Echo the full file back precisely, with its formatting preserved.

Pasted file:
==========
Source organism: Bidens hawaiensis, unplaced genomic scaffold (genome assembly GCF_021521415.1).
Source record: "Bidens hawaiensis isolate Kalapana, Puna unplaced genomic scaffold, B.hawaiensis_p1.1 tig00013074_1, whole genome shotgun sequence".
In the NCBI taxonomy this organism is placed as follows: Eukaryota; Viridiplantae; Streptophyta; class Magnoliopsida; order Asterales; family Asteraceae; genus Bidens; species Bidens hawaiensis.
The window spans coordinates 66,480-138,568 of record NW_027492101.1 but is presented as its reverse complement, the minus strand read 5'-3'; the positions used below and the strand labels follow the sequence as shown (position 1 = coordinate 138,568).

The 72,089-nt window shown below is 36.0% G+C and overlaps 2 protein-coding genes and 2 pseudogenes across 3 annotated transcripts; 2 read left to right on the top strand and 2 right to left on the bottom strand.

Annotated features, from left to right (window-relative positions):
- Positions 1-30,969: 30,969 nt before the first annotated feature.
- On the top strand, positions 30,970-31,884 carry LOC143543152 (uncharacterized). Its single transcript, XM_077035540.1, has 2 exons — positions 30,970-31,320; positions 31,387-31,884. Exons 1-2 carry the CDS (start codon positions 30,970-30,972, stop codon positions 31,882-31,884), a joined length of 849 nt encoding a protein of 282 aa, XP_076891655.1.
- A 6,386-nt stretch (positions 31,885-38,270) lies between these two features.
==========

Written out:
Source organism: Bidens hawaiensis, unplaced genomic scaffold (genome assembly GCF_021521415.1).
Source record: "Bidens hawaiensis isolate Kalapana, Puna unplaced genomic scaffold, B.hawaiensis_p1.1 tig00013074_1, whole genome shotgun sequence".
In the NCBI taxonomy this organism is placed as follows: Eukaryota; Viridiplantae; Streptophyta; class Magnoliopsida; order Asterales; family Asteraceae; genus Bidens; species Bidens hawaiensis.
The window spans coordinates 66,480-138,568 of record NW_027492101.1 but is presented as its reverse complement, the minus strand read 5'-3'; the positions used below and the strand labels follow the sequence as shown (position 1 = coordinate 138,568).

The 72,089-nt window shown below is 36.0% G+C and overlaps 2 protein-coding genes and 2 pseudogenes across 3 annotated transcripts; 2 read left to right on the top strand and 2 right to left on the bottom strand.

Annotated features, from left to right (window-relative positions):
- Positions 1-30,969: 30,969 nt before the first annotated feature.
- On the top strand, positions 30,970-31,884 carry LOC143543152 (uncharacterized). Its single transcript, XM_077035540.1, has 2 exons — positions 30,970-31,320; positions 31,387-31,884. Exons 1-2 carry the CDS (start codon positions 30,970-30,972, stop codon positions 31,882-31,884), a joined length of 849 nt encoding a protein of 282 aa, XP_076891655.1.
- A 6,386-nt stretch (positions 31,885-38,270) lies between these two features.